Figure 3: Attitudes to Black Friday promotions, November 2017
Base: 818 internet users aged 16+ who had bought something on Black Friday
[graphic: image 3]
Source: Lightspeed/Mintel

Electricals

There is one nagging doubt in this discussion – how can we be sure that a price really is discounted. We know how the law stands but we also know that there are retailers who seem able to get around it. In our consumer research we can only measure what customers perceive the price to be.

Take electricals, for example. The data below is from Mintel’s Electrical Goods Retailing – UK, February 2018 Report which found that overall, 51% of those who had bought electrical goods thought they had paid the full price and 45% thought they had paid a discounted rate.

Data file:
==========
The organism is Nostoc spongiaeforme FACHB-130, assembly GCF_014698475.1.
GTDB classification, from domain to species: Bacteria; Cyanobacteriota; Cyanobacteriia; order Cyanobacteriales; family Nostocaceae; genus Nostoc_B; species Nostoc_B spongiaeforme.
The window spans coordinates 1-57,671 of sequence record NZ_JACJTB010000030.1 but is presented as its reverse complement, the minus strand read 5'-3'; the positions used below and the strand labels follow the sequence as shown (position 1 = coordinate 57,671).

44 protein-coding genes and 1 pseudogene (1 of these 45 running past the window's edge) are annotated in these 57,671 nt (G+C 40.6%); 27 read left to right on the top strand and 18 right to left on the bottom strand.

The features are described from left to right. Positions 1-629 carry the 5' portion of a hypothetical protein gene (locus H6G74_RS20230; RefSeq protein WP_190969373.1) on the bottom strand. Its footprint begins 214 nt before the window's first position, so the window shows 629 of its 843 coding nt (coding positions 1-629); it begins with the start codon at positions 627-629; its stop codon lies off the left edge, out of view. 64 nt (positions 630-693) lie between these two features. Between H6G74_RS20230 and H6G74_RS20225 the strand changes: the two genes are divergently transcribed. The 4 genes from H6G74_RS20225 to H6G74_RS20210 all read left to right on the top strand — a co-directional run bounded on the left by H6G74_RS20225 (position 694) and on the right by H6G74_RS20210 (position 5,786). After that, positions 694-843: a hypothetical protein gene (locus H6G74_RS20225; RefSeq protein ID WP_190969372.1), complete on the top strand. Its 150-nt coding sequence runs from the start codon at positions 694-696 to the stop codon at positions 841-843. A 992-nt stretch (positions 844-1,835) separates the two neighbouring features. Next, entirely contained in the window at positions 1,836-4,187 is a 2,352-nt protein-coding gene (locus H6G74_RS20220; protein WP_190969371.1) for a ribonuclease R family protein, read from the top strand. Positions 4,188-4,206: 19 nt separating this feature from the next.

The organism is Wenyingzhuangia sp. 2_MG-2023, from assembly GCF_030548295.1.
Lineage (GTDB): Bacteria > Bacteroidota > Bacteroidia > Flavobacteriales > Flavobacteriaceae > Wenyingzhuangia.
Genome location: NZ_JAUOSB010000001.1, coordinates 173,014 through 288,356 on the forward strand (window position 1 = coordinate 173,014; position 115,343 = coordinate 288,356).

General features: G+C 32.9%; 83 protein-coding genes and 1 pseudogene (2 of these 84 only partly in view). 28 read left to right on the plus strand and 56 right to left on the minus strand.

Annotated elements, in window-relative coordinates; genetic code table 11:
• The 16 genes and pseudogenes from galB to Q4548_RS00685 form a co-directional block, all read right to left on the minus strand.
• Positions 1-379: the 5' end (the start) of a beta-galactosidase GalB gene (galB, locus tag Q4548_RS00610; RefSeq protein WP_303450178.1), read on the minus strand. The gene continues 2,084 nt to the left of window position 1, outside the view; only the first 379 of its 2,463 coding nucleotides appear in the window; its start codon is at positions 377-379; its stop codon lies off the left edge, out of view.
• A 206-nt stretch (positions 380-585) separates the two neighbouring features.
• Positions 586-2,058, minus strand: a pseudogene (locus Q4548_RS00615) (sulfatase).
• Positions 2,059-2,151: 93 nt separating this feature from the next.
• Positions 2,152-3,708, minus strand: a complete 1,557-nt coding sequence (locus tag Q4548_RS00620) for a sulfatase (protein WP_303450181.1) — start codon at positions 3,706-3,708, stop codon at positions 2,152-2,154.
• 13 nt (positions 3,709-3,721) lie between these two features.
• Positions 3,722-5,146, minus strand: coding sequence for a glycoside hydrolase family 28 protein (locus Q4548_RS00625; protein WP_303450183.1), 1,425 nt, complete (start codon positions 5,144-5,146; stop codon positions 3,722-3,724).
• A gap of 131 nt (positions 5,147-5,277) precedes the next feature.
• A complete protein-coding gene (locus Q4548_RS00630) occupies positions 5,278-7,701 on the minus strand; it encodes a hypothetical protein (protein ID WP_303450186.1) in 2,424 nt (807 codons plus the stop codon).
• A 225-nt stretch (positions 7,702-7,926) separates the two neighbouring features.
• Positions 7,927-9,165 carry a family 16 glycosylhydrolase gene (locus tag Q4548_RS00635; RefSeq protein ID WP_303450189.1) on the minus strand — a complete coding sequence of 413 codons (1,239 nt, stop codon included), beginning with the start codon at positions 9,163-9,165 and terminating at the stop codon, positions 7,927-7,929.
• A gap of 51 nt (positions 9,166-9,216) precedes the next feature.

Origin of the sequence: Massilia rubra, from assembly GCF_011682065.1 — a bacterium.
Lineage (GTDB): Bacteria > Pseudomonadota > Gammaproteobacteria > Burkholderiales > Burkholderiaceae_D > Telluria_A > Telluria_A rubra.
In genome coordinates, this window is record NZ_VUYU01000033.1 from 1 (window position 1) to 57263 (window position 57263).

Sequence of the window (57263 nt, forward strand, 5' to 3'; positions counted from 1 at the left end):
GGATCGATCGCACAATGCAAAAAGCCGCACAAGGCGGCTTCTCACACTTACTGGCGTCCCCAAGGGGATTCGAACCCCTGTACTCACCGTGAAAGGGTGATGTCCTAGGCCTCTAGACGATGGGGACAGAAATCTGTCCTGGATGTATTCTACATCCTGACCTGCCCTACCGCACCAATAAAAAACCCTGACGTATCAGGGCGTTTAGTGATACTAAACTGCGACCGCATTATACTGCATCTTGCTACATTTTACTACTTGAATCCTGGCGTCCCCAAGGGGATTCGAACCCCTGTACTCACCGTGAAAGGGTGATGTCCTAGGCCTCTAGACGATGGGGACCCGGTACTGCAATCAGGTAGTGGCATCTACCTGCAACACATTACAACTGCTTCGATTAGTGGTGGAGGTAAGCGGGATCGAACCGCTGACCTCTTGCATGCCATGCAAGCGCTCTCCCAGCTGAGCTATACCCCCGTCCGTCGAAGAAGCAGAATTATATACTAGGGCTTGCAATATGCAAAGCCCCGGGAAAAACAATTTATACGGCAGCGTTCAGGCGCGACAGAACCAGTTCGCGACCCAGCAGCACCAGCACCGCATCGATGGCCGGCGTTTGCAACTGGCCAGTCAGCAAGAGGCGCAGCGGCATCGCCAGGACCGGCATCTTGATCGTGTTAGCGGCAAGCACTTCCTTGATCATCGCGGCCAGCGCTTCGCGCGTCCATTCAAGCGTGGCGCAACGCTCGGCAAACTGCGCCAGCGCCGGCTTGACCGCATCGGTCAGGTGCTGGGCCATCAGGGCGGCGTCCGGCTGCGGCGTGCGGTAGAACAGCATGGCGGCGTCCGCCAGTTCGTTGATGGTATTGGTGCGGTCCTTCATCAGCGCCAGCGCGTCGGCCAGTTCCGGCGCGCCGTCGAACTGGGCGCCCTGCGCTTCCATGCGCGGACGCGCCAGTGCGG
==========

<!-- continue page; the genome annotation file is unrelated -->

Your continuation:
However when this is split by in-store and online, online shows a much more even distribution between those saying they paid full price and those who said they got a discount. Whether the discounts online are genuine or not, the level of promotional activity in the online space clearly continues to drive a belief that buying online is cheaper. And for all that we think that too much discounting is a bad thing, there’s no doubt that customers like to feel they have got a bargain.

Figure 4: Electrical goods buyers who had paid full price or a discounted price, Nov 2017
Base: internet users aged 16+: 746 who had bought electrical goods in-store; 1,046 who had bought electrical goods online in the last 12 months
[graphic: image 4]
Source: Lightspeed/Mintel

Where next?

Of course low prices are important, but it seems to us that one of the effects of increased online competition is that retailing will be increasingly transparent. Level prices will be a given and retailers will have to compete on everything else.